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Sidewalk releases grand vision for controversial Toronto development

TORONTO — Sidewalk Labs has released its vision for a substantial new development on Toronto’s eastern waterfront that is facing criticism for its ambition and overreach.

The plan sets out what Sidewalk Labs, a subsidiary of Google parent-company Alphabet Inc., hopes will be a blueprint for urban development that will incorporate the latest concepts in building design, mobility, sustainability and inclusivity.

Sidewalk hopes to achieve nothing less than to improve everything about how people work and live, Sidewalk Labs CEO Dan Doctoroff said at a media presentation Monday.

“Our proposal aims to do something extraordinary on Toronto’s eastern waterfront — create a new model of inclusive growth, where cutting-edge technology and forward-thinking urban design combine to achieve an ambitious improvement in every aspect of the way we live.”

Sidewalk’s proposal sets out detailed plans for a residential-focused 4.8-hectare Quayside site, but also goes much farther to envision the foundations of a 77-hectare eastern waterfront district along similar design ideals.  

The scope of the vision has been raised as a concern by Waterfront Toronto, a partnership between the City of Toronto and the provincial and federal governments, which is now reviewing the more than 1,500-page plan.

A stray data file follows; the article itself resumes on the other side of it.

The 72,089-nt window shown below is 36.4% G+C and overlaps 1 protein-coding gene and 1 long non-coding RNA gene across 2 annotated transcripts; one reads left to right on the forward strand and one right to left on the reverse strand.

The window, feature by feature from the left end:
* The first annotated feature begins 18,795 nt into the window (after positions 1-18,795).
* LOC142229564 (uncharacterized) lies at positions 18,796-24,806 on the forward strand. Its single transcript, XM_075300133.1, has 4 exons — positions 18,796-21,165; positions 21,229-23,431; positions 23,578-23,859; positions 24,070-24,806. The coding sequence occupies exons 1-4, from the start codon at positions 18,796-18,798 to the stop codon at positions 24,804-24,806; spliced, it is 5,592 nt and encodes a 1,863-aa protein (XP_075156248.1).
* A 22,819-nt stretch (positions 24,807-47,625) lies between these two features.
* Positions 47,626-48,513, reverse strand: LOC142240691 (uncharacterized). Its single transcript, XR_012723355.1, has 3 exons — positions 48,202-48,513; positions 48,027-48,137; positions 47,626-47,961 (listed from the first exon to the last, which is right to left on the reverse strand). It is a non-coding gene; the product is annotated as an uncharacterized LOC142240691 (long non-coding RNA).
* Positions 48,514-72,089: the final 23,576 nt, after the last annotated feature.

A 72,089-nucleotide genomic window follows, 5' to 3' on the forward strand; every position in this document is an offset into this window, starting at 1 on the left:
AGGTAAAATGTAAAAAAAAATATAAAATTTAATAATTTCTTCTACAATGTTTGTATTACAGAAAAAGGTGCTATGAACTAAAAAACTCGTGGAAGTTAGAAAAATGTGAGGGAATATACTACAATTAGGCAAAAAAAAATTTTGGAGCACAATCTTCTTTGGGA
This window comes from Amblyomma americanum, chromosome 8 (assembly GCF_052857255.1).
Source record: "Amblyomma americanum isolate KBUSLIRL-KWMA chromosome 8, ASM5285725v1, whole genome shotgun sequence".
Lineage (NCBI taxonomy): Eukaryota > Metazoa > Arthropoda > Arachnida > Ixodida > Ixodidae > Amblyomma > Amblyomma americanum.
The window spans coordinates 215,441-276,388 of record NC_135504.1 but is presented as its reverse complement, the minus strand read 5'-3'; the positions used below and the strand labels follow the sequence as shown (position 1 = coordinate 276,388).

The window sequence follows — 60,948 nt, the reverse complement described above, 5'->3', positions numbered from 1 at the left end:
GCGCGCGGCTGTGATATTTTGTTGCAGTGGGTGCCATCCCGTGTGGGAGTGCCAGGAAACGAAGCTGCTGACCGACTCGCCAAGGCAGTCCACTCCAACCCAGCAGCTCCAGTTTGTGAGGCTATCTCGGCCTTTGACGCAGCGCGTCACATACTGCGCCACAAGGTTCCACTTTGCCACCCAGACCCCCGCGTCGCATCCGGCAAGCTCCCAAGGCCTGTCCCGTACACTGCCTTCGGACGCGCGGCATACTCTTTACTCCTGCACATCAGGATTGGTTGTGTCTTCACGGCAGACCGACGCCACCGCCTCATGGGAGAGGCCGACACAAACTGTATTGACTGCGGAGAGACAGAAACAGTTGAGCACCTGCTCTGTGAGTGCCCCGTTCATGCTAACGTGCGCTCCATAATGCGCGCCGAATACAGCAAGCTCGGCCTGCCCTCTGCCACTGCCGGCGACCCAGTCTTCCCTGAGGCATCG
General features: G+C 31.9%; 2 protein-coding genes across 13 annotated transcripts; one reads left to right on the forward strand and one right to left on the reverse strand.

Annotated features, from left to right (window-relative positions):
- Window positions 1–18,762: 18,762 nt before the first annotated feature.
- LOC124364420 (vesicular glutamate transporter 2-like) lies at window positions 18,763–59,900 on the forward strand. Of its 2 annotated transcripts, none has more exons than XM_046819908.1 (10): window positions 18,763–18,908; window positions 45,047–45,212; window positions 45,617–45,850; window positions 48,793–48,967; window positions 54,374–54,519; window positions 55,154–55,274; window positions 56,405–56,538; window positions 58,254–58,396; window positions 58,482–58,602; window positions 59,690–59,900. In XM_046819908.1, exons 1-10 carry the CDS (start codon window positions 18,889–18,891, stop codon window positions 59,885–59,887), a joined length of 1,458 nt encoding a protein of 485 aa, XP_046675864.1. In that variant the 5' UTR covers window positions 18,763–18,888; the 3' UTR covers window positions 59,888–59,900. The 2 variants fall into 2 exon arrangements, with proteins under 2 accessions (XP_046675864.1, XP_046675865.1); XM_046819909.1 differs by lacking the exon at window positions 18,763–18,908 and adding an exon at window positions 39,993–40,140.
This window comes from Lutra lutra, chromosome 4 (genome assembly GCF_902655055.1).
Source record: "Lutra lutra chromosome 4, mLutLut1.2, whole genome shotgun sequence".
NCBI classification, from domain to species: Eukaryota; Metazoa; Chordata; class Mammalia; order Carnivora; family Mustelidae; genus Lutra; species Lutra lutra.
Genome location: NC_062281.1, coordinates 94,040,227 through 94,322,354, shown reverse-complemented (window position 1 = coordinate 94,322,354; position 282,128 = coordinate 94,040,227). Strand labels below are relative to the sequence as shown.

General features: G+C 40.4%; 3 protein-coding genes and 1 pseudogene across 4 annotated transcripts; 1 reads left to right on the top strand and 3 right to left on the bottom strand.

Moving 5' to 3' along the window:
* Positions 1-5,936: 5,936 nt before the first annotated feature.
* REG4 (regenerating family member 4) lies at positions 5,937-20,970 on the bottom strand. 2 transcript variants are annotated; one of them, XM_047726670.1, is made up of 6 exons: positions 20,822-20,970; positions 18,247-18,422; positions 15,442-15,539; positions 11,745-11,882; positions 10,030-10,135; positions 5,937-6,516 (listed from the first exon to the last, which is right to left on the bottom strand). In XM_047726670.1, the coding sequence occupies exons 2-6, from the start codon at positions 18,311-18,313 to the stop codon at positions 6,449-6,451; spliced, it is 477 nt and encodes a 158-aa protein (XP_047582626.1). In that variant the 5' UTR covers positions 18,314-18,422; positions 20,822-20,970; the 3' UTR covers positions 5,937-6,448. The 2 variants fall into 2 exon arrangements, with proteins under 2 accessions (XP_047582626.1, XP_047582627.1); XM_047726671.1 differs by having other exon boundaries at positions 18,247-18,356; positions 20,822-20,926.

Steve Diamond, chair of the Waterfront board of directors, said in a letter raising early issues with the plan that the wider district concept is “premature.”

“Waterfront Toronto must first see its goals and objectives achieved at Quayside before deciding whether to work together in other areas.”

Diamond also raised concerns about Sidewalk Labs’ proposal to be the lead developer at Quayside, which was not contemplated in the plan development agreement, as well as concerns about required government commitments on things like transit, regulations, and funding before proceeding, and issues around data management.

The development, which would incorporate extensive surveillance technology, has come under criticism over privacy issues as concerns about big technology companies increase.

“We heard serious concerns about privacy, boy, did we hear concerns about privacy,” said Doctoroff on Sidewalk’s months of public consultations.

Sidewalk Labs has recommended that an independent, government sanctioned trust be established to set guidelines and oversee data collection, while also committing not to sell personal information or use it for advertising.

Some, such as the group #BlockSidewalk, don’t see the data measures as enough and have called for the whole process to be abandoned over governance concerns.  

Waterfront Toronto will conduct its own consultations and evaluations before an expected vote on the plan in December or January.

Ian Bickis, The Canadian Press

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